5. You should see that your menus and button bars have switched from the standard MS Word features to tools from Microsoft Paint (or whatever OLE Bitmap Editor your system uses).

  6. By clicking outside of the image area, you can return to the standard Word setup.

OLE Components

The application whose features one wants to access would need to support a certain set of functions. The presence or absence of these features is what makes an application OLE-enabled or not. The host application is an OLE Server and the system accessing it is the OLE client. Although the OLE Server is usually a full-blown application, it could be as simple as DLL or two. As long as it supports the interconnectivity features of OLE, other OLE-Enabled applications can use it.

The widest uses of OLE are based on COM (Component Object Model). COM defines a basic structure and set of rules for developing object-oriented programs. When a Windows OOP programmer develops their application, it is the structure of the COM model upon which their program acts.

I only gave a brief discussion of COM here. After you are more familiar with ActiveX and OLE programing you may wish to reference the entire specification for the Component Object Model, as well as information about its ongoing development, at Microsoft's OLE Developer's Site at the URL http://www.microsoft.com/oledev

When creating an ActiveX control there are two features that it must implement. These are the "IUnknown" interface, and that it be self registering. The controls are then instantiated and uninstantiated through the AddRef() and Release() methods in whatever programming language you use.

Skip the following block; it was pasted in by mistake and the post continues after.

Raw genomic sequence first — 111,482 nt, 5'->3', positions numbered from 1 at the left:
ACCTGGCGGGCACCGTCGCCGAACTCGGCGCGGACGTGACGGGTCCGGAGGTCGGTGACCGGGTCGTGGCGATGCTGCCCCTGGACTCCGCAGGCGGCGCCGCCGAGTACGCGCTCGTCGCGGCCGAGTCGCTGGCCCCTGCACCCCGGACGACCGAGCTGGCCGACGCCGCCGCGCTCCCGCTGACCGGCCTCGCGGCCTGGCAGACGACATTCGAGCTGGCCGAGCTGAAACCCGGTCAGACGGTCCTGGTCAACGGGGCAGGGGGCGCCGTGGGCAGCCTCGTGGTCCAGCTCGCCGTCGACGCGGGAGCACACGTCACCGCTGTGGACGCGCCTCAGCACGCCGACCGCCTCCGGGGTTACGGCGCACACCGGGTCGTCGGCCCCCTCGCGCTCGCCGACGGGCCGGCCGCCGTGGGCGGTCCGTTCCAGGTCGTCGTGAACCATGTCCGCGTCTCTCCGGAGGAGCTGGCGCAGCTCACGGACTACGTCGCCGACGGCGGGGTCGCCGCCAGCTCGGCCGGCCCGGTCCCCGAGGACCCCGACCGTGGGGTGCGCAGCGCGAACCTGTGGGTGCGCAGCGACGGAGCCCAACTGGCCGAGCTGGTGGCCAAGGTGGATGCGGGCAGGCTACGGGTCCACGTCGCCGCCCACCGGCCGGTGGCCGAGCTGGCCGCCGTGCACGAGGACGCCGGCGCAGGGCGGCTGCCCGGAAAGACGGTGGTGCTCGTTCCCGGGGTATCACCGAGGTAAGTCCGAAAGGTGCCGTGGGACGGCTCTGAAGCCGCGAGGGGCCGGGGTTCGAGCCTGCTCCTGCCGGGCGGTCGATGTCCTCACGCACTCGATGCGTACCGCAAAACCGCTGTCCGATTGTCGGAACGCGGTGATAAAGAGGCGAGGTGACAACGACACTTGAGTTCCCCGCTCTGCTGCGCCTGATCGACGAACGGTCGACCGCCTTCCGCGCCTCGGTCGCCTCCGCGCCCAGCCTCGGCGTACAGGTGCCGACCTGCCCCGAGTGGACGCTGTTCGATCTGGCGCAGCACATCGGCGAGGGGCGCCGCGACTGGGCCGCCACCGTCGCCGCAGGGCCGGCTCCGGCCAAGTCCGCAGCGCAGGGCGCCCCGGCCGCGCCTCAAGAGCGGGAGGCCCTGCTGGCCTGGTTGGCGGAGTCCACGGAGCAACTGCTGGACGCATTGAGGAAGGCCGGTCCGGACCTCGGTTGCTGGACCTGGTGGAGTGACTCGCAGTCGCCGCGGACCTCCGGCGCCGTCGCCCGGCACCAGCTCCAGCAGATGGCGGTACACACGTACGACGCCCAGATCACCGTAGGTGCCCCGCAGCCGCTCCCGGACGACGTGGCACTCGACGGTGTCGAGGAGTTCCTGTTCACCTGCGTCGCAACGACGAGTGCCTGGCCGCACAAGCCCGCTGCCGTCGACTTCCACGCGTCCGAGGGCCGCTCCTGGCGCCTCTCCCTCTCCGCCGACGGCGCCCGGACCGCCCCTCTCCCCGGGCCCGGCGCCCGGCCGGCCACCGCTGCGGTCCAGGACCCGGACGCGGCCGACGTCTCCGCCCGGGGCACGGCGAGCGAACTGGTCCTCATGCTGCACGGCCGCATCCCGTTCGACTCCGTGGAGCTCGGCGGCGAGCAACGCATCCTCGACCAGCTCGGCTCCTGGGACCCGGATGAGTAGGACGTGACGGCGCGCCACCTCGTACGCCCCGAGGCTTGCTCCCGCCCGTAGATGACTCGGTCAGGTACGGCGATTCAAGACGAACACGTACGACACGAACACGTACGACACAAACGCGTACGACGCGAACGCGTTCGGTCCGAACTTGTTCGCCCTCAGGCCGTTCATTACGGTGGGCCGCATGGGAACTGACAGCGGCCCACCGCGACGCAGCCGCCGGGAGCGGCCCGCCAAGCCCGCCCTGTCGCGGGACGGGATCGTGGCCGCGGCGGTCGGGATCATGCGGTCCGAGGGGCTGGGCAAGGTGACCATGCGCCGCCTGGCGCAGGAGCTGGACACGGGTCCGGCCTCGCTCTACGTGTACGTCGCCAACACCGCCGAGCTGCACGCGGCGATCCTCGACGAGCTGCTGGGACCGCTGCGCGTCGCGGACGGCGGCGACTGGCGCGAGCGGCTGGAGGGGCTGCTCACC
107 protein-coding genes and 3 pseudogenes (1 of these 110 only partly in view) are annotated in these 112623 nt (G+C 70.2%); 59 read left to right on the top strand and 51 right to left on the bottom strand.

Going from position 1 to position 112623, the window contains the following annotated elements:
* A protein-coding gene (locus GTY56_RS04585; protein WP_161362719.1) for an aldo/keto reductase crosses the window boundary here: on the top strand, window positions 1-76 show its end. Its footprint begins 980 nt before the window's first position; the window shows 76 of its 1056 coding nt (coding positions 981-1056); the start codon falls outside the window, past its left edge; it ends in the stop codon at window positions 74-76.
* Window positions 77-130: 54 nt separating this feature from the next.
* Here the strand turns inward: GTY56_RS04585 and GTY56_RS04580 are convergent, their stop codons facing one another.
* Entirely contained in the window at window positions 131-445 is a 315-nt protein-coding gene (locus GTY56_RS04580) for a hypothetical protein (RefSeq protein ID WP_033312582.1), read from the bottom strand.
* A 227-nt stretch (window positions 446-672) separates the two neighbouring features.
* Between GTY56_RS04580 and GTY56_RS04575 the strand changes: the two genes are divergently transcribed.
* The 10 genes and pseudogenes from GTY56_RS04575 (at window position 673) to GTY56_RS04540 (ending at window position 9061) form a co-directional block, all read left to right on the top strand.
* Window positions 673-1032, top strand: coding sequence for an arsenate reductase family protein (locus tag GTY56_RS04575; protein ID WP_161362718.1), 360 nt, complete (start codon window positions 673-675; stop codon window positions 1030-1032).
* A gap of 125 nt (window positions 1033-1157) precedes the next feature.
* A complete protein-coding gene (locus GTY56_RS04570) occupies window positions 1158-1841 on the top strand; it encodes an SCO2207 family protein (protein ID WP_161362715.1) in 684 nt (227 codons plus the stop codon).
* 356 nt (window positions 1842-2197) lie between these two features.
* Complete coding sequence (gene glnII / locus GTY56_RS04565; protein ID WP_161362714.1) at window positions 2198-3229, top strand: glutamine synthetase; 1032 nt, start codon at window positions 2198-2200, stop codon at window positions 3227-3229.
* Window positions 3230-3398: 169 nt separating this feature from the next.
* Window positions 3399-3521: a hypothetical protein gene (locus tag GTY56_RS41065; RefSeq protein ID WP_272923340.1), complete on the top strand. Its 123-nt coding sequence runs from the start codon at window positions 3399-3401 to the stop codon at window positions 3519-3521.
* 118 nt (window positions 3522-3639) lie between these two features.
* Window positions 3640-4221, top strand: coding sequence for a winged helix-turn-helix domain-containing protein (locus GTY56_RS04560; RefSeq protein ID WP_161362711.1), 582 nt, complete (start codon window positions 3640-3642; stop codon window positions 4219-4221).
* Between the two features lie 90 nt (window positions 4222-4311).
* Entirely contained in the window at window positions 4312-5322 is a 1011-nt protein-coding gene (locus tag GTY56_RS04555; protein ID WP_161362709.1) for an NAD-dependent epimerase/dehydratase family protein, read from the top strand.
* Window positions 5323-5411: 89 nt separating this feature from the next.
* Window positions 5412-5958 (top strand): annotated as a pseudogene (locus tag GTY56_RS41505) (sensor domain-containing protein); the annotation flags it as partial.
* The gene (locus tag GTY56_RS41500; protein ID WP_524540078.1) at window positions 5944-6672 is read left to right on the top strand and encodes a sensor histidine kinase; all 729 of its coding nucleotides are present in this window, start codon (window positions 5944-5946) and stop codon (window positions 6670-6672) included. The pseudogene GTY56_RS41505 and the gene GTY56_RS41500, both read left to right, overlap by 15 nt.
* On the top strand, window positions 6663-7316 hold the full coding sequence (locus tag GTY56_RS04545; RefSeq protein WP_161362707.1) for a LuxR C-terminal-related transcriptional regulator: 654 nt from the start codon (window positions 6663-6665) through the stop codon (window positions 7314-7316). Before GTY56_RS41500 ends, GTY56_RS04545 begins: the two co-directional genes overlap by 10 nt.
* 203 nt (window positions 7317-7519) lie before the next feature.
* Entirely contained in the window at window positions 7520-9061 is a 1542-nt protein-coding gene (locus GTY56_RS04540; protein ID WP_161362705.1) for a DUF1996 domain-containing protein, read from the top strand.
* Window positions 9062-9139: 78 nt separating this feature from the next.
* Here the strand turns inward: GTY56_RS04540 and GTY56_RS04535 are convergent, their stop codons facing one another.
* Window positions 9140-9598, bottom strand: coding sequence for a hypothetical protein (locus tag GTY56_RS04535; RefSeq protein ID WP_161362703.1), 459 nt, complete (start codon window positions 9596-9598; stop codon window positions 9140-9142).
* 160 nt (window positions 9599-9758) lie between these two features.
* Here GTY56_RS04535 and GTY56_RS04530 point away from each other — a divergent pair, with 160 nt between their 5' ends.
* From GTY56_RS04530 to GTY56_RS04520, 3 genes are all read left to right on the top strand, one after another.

OLE also proved of great benefit to software manufacturers who wanted to increase the value of their product by allowing other applications to access the features of their software. A manufacturer would publish an API (Application Programmers Interface) for its product, and developers would reference that document to see how to make their programs interact with that product. Using this complex API, the programmers would develop their own front ends for others' software, tailoring it to the specific needs of their customers.

Sharing or Stealing?
The shared nature of OOP makes it very easy for a programmer to breach the barrier between using and taking credit for another programmer's work.
When an OLE programmer creates an interface to another programmer's software, the features add value to that application. If, however, the new application is nothing more than a front end to another application, credit should be given to the original programmer.

The only real drawback to this is that the API can be very difficult to understand for a programmer who is not familiar with the program. Although OLE coding is complex, it is still not as complex as it would be without the standardization of OLE features.